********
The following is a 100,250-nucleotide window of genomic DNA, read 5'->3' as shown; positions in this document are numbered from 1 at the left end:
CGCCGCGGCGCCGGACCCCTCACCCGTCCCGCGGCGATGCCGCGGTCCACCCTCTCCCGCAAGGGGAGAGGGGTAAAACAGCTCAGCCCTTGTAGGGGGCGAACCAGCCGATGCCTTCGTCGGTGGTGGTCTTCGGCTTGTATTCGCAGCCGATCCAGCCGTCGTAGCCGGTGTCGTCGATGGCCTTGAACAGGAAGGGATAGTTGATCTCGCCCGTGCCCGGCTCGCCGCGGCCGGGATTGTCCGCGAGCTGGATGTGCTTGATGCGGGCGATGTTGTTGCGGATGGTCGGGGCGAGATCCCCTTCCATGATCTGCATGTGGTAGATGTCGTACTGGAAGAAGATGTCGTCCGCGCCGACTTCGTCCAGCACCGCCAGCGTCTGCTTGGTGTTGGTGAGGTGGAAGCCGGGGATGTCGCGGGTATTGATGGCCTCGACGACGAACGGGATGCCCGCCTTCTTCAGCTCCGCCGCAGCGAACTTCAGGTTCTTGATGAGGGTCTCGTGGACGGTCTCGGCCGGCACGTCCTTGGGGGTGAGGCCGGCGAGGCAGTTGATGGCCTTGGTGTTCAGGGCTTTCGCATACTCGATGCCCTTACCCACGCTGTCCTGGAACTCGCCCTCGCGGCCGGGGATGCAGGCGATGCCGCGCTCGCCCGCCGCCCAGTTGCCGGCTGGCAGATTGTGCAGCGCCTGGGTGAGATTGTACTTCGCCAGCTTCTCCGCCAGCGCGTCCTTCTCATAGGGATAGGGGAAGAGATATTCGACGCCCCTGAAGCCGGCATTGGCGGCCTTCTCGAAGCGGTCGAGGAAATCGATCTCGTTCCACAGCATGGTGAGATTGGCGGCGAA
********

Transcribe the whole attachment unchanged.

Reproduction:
The following is a 100,250-nucleotide window of genomic DNA, read 5'->3' as shown; positions in this document are numbered from 1 at the left end:
CGCCGCGGCGCCGGACCCCTCACCCGTCCCGCGGCGATGCCGCGGTCCACCCTCTCCCGCAAGGGGAGAGGGGTAAAACAGCTCAGCCCTTGTAGGGGGCGAACCAGCCGATGCCTTCGTCGGTGGTGGTCTTCGGCTTGTATTCGCAGCCGATCCAGCCGTCGTAGCCGGTGTCGTCGATGGCCTTGAACAGGAAGGGATAGTTGATCTCGCCCGTGCCCGGCTCGCCGCGGCCGGGATTGTCCGCGAGCTGGATGTGCTTGATGCGGGCGATGTTGTTGCGGATGGTCGGGGCGAGATCCCCTTCCATGATCTGCATGTGGTAGATGTCGTACTGGAAGAAGATGTCGTCCGCGCCGACTTCGTCCAGCACCGCCAGCGTCTGCTTGGTGTTGGTGAGGTGGAAGCCGGGGATGTCGCGGGTATTGATGGCCTCGACGACGAACGGGATGCCCGCCTTCTTCAGCTCCGCCGCAGCGAACTTCAGGTTCTTGATGAGGGTCTCGTGGACGGTCTCGGCCGGCACGTCCTTGGGGGTGAGGCCGGCGAGGCAGTTGATGGCCTTGGTGTTCAGGGCTTTCGCATACTCGATGCCCTTACCCACGCTGTCCTGGAACTCGCCCTCGCGGCCGGGGATGCAGGCGATGCCGCGCTCGCCCGCCGCCCAGTTGCCGGCTGGCAGATTGTGCAGCGCCTGGGTGAGATTGTACTTCGCCAGCTTCTCCGCCAGCGCGTCCTTCTCATAGGGATAGGGGAAGAGATATTCGACGCCCCTGAAGCCGGCATTGGCGGCCTTCTCGAAGCGGTCGAGGAAATCGATCTCGTTCCACAGCATGGTGAGATTGGCGGCGAA